Cora Wilson Stewart
Cora Wilson Stewart (CWS) was born on January 17, 1875, in Rowan County, Kentucky, a rural area populated in large part by farmers, woodsmen, and other country folk, many of whom were illiterate and unschooled.
Educated as a teacher in Kentucky, in1911 CWS started the Moonlight Schools for adult illiterates in Rowan County, Kentucky, the first of a long list of innovations for adult literacy education that she introduced, including: the first newspaper designed especially for adult literacy students, called the Rowan County Messenger; the first reading series for adults comprised of three Country Life Readers; the Soldier's First Book used during World War I, and the Mother's First Book: A First Reader for Home Women.
Striking out in a crusade against adult illiteracy in Rowan County Kentucky, CWS went on to convince President Hoover to create the first National Advisory Committee on Illiteracy, she initiated a National Illiteracy Crusade, chaired for five times the Illiteracy Section of the International World Conference of Education Associations, advocated for adult literacy education at the national Democratic party convention in 1920, spoke at numerous meetings across the United States, reached hundreds of thousands of listeners through radio broadcasts, and inspired numerous other states to initiate campaigns to combat adult illiteracy.
In her approach to teaching adult literacy, CWS explicitly recognized the importance of not using materials for adults that were designed for children. All of her materials integrated the teaching of literacy with the teaching of important knowledge content in farming, healthy living, civics, home economics, financial management, parenting and other functional contexts. As she stated, " …each lesson accomplished a double purpose, the primary one of teaching the pupil to read, and at the same time that of imparting instruction in the things that vitally affected him in his daily life" (Stewart, 1920, p. 71).
The instructional approach that CWS used in the Country Life Readers and in the Moonlight School classrooms followed functional context education principles in which much contemporary practice in adult literacy education is grounded:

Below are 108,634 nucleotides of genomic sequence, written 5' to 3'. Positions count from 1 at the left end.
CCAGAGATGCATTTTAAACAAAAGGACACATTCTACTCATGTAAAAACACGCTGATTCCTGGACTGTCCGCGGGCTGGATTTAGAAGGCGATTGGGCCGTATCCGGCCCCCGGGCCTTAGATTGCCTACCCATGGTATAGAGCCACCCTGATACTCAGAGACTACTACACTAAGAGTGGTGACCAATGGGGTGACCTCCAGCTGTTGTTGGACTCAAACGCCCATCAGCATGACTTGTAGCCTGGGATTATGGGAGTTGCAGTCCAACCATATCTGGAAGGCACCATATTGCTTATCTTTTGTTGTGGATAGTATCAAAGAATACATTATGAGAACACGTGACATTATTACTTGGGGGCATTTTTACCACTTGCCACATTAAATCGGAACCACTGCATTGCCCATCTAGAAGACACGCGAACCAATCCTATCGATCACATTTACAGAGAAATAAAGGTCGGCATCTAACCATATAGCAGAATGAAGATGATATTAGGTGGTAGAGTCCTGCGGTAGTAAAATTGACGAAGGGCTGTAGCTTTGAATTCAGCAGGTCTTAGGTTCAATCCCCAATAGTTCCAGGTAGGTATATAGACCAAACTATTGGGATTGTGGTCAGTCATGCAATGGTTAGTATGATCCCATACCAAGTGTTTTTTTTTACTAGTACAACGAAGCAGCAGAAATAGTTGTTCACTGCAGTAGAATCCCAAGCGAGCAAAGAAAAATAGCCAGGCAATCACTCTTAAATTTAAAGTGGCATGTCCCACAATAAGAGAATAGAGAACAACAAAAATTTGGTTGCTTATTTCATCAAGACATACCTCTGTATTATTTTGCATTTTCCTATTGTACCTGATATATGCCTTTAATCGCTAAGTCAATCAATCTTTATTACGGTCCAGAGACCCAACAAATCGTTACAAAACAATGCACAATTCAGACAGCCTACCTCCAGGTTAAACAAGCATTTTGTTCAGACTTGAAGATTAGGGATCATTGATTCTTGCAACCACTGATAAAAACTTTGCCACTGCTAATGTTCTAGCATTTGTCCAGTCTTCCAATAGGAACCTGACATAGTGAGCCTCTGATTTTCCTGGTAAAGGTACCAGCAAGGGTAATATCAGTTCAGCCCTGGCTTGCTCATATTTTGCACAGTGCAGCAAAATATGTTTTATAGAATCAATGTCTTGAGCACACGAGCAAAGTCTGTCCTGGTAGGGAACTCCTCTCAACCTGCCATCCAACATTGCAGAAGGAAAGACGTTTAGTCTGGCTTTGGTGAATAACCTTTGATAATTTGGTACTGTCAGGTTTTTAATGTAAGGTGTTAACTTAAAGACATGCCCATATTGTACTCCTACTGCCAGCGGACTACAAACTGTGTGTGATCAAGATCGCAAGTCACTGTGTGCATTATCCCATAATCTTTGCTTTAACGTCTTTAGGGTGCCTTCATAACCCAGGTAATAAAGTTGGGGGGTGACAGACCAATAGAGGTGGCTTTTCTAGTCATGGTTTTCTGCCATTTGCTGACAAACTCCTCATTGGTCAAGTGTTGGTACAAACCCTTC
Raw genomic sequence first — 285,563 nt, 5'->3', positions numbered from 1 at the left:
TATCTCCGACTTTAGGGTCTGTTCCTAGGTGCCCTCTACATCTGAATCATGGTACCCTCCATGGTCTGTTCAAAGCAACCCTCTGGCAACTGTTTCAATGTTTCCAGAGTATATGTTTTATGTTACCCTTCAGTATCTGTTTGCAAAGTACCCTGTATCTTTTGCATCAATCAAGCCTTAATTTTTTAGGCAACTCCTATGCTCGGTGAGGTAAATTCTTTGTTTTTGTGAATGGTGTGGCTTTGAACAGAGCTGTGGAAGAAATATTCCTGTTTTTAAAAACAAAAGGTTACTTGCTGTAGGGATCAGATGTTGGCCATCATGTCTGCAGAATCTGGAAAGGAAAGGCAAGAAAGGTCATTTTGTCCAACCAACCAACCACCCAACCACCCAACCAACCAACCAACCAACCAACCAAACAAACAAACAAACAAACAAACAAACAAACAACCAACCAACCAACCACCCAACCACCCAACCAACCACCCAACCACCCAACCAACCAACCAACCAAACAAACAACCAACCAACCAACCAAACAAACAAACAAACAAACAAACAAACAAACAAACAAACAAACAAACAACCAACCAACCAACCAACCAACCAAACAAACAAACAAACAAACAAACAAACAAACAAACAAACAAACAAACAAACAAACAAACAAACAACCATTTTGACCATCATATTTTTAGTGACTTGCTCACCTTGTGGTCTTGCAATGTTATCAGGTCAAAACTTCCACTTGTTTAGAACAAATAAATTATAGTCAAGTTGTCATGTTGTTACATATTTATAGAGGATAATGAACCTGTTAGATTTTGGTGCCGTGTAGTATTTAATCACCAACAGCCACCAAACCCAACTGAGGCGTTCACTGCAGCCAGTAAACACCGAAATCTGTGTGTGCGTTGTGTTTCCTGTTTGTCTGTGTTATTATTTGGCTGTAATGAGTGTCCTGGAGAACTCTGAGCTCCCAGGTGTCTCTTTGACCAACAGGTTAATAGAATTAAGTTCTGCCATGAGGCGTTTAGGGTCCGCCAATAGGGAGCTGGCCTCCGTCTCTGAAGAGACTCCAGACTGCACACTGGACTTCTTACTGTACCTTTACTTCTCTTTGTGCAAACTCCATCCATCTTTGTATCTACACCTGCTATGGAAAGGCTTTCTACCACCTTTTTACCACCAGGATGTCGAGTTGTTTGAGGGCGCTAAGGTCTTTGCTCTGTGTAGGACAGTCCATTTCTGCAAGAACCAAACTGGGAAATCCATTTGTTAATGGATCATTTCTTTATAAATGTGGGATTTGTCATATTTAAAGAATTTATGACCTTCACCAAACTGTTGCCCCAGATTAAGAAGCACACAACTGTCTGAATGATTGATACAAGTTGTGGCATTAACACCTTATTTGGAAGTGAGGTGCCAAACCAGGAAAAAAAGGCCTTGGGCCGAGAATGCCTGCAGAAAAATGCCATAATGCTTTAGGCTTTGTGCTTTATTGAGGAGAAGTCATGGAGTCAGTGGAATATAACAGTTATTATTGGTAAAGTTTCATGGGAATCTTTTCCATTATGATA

First, she built new knowledge of reading and writing on the prior knowledge that learners brought with them thereby making it easier for adults to learn by relating new learning to old learning.
Second, she integrated the teaching of reading and writing with content related to the daily life of the adult learners outside the classroom to hold interest and maintain motivation to attend class.
Third, she facilitated transfer of learning from the classroom to the world outside the classroom by developing new knowledge that learners could apply in their daily lives.
Fourth, the latter, in turn, offered the possibility of further learning by adults to extend and sustain the development that they achieved while attending school.
Perhaps one of the most important things that CWS did was to develop a simple method of teaching adult learners how to write their names. She developed a special tablet that had soft paper into which students' names were etched. Then the students used thin paper to trace their names over and over until they could write their names unaided.
Later this simple technique was picked-up by Wil Lou Gray of South Carolina in her initiation of campaigns to teach illiterate adults to write their names. In turn Gray taught this technique to Septima Poinsette Clark who used it in the Citizenship Schools of the Southern Christian Leadership Conference. Through this work, over 700,000 African Americans were taught to write their names for voter registration, and this political empowerment helped to stimulate the civil rights movement of the 1950s and 60s which would eventually transform the political and social landscape of the entire Nation.
In her later years, CWS became blind. Willie Nelms, one of her biographers, wrote: "The elderly lady gently took the letter that she had just dictated. Because she was blind, she had to be shown where to begin her signature. Her hands trembled so that her writing, which had been so graceful earlier in life, seemed shaky and uneven. Determined to complete the task, she doggedly persevered; after carefully completing the signature, she rested her pen." End quote. (Nelms, 1997, p. 3).
Only a few years later, in December of 1958, blind and infirm, Cora Wilson Stewart, founder of the Moonlight Schools of Kentucky "for the emancipation of adult illiterates," passed away.
Her death came just shy of half a century after she had started the Moonlight Schools, which historian Wanda Dauksza Cook (1977) said " might well be classified as the official beginning of [adult] literacy education in the United States." (p. 13).
Cook, Wanda Dauksza (1977). Adult Literacy Education in the United States. Newark, DE: International Reading Association.
Nelms, Willie (1997). Cora Wilson Stewart Crusader Against Illiteracy. London: McFarland & Company.
Stewart, Cora Wilson (1922). Moonlight Schools for the Emancipation of Adult Illiterates. New York: E. P. Dutton & Co.